n. pl. cor·po·ra (-pr-)
1. A large collection of writings of a specific kind or on a specific subject.
2. A collection of writings or recorded remarks used for linguistic analysis.
3. The main part of a bodily structure or organ.
//Reviews of art. Art and language. Art and the body.
Monday, 20 February 2012
Review of Alternative Loudest Whispers 2012 at the Conference Centre, St. Pancras Hospital
Alternative Loudest Whispers 2012
The Conference Centre, St. Pancras Hospital
2 February – 26 March 2012
I’m an FtM transman.
After I transitioned, a non-trans person commented to me:
“You’re very convincing.”
“Thank you, so are you,” I replied.
(Simon Croft, wall text to accompany Convincing, 2012)
What does it mean to be convincing, to shape one’s identity so as to fit into society’s mould, to find a sense of belonging? These are themes which are explored in some depth in Alternative Loudest Whispers 2012, a multimedia art exhibition showcasing works by 11 London-based LGBT artists, both trained and self-taught, as part of the nationwide LGBT History Month.
Croft’s work greets you as you enter the long and brightly lit corridor gallery at the Conference Centre, St. Pancras Hospital, a space curated by Peter Herbert of The Arts Project. A grouping of drainpipes, some only knee-high, others as tall as an adult, stand proud, wrapped in carefully cut out black and foil lettering, repeating, over and over, “You’re very convincing,” representative perhaps of the crowd that forms society at large, looming tall (and threatening?) around the individual, seemingly uniform in shape and posture. Mirrors on either side of the installation serve to multiply the effect, as well as to draw the visitor in to look at himself, thereby also questioning his own appearance. As it happens, these mirrors were already in place when Croft came to install his work, but serendipity can sometimes be kind.
Issues of externalised identity are further highlighted in Daryl White’s various portraits, mixed in both media and style, several of which incorporate masks, be they gas masks, ones akin to Pulp Fiction’s gimp, or merely the made up face of a performer, the subject also of a number of Pascal Ancel Bartholdi’s ethereal silver gelatine prints, capturing friends and strangers against a smoky stage set backdrop.
Marion Hack’s Man with Earing [sic] (2011), sketched in charcoal and chalk, depicts a shadowy face, with eyebrows slightly drawn, and, aside from a hint of red on the lips, overwhelmingly dark and downcast. Brighter in colour, but equally questioning with regards to where one belongs, is First Out (2012), a nostalgic portrayal of the recently closed café-bar, but seen from the outside looking in, filled with happy faces, a crowd of which the onlooker is not a part. Historical documentation is also brought to play in Hack’s Suffragette 1912 (2011), A.T.S. (2007), and Reclaim the Night (2010), which look back at and celebrate those who have played a part in the battle to bring us to where we are, and to gain us the relative freedoms we enjoy today.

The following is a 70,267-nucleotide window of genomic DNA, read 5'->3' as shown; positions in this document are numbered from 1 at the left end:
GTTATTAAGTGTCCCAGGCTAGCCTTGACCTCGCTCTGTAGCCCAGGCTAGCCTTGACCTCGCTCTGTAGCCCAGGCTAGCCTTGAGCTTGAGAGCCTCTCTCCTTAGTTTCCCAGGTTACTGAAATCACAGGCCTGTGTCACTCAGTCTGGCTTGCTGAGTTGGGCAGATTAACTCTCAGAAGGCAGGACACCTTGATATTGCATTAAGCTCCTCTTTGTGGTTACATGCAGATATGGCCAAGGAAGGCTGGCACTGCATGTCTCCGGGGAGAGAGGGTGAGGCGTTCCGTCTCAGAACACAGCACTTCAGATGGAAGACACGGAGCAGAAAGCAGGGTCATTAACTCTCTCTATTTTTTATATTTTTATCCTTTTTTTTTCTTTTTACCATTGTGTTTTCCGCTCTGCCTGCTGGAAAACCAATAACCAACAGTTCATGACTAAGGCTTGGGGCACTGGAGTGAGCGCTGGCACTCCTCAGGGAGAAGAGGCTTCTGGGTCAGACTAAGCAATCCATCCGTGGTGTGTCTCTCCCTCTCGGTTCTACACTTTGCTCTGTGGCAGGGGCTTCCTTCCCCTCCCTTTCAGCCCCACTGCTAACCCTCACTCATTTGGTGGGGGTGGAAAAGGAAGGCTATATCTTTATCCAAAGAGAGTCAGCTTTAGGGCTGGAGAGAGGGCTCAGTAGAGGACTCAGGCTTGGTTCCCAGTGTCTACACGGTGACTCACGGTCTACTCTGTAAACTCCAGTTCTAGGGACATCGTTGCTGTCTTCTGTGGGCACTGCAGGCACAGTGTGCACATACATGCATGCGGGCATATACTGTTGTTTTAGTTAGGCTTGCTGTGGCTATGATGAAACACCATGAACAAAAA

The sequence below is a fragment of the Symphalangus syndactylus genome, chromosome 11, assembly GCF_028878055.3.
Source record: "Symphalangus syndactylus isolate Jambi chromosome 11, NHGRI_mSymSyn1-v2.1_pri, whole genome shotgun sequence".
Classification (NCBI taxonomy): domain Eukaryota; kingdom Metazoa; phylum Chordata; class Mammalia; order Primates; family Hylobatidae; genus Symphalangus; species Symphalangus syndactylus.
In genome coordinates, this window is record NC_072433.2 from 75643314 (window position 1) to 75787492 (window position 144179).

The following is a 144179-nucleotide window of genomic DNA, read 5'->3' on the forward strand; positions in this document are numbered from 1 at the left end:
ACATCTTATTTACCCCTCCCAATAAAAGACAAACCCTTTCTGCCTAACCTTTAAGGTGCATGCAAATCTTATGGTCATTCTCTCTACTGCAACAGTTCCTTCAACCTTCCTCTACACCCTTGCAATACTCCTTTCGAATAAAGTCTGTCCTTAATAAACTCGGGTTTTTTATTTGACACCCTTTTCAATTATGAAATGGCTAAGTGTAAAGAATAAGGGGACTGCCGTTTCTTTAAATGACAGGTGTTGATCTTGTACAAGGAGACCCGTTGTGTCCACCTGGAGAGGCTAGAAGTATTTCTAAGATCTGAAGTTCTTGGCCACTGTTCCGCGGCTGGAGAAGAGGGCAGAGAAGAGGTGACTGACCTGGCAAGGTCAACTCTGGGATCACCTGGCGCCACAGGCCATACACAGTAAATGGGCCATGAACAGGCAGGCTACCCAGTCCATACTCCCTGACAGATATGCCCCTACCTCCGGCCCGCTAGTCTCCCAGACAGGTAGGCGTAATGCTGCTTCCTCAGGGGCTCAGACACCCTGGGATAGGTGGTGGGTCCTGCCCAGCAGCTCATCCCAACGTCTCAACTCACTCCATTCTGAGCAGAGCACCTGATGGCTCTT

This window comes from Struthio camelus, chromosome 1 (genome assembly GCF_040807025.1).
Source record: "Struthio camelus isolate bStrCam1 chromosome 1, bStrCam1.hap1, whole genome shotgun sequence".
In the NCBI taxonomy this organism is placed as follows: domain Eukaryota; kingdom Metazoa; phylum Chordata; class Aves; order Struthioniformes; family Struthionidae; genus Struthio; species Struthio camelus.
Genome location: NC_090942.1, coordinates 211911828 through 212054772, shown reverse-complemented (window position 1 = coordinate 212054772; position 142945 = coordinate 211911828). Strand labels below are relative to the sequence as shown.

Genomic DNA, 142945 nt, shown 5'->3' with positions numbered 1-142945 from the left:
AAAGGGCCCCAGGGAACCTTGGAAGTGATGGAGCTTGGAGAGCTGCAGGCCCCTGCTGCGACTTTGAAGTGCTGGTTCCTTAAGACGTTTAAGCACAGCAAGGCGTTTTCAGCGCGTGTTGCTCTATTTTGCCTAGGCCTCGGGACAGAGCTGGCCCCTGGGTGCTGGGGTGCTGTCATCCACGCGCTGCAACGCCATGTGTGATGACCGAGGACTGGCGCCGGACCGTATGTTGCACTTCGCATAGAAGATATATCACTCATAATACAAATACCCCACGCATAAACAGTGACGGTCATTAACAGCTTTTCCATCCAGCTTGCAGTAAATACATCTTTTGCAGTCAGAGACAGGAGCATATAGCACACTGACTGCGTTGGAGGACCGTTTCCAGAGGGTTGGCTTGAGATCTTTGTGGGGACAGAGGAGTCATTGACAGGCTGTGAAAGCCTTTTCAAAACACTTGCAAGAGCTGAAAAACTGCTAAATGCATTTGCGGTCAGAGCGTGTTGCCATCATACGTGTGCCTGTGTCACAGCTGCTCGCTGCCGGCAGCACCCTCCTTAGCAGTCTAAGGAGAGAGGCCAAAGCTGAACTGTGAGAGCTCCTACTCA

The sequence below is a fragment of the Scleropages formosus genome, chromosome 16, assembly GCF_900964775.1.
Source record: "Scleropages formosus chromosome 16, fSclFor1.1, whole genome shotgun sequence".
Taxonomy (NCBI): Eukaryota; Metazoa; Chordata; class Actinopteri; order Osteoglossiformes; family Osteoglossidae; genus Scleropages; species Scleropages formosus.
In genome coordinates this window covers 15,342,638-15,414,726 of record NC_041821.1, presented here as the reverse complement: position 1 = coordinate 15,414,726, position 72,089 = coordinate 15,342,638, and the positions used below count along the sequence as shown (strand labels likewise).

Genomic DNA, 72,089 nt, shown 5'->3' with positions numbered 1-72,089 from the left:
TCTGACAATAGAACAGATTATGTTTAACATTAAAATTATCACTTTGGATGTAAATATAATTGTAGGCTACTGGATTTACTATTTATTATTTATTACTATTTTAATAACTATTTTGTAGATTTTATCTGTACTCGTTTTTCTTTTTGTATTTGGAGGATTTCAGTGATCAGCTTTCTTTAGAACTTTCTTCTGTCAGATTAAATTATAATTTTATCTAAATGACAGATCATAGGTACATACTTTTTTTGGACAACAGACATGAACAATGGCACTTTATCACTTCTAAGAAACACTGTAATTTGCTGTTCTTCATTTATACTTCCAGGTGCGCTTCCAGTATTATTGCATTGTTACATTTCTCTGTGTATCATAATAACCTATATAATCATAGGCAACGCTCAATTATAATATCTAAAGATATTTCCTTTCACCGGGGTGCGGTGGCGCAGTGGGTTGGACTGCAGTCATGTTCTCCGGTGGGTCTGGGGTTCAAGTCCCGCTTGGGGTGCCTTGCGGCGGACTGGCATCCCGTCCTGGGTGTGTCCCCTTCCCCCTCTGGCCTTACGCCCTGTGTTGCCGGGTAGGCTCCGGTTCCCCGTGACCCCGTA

Space and place are themes picked up on by Titus Davies in A Room of My Own One, A Room of My Own Two, and Travels Under My Sink (all 2009), series of photographs, depicting the artist lying beneath and beside a bed, and uncomfortably contorted to fit into the small ‘cupboard’ space beneath a kitchen sink. Again, questions are raised regarding belonging – not only the matter of where, but perhaps also to whom, and as who?
This is something that can well be questioned in art, as further shown by Caroline Halliday’s sculptural works, including The Artist’s Hat (2001), a swing made out of hair, wood, and wire, which came out of a project of the same name, and, to her, represents ‘a place where the artist in all of us can be free to dream’ and to wear his or her ‘artist’s hat’ (perhaps another take on the mask?). Also by Halliday, Secret Lives (2008), comprises a long work bench decorated with a number of paper houses, in descending height order like a set of Russian dolls, made out of pages of her journals. Deconstructing personal secrets and turning them into dwellings themselves, rather than thoughts which dwell inside us, we return, once again, to the notion of words and language as a medium for expression and a portrayal of who and what we are. From Croft’s consideration of the impact of throw away comments, to Halliday’s use of the considered and contemplative written documentation of our deepest thoughts, these ideas are conclusively brought together by the exhibition’s title, Loudest Whispers, which captures perfectly the desire of the artists to use their work to explore and in some cases proclaim, both privately and publicly, loudly and at a whisper, who they are, and how they see themselves.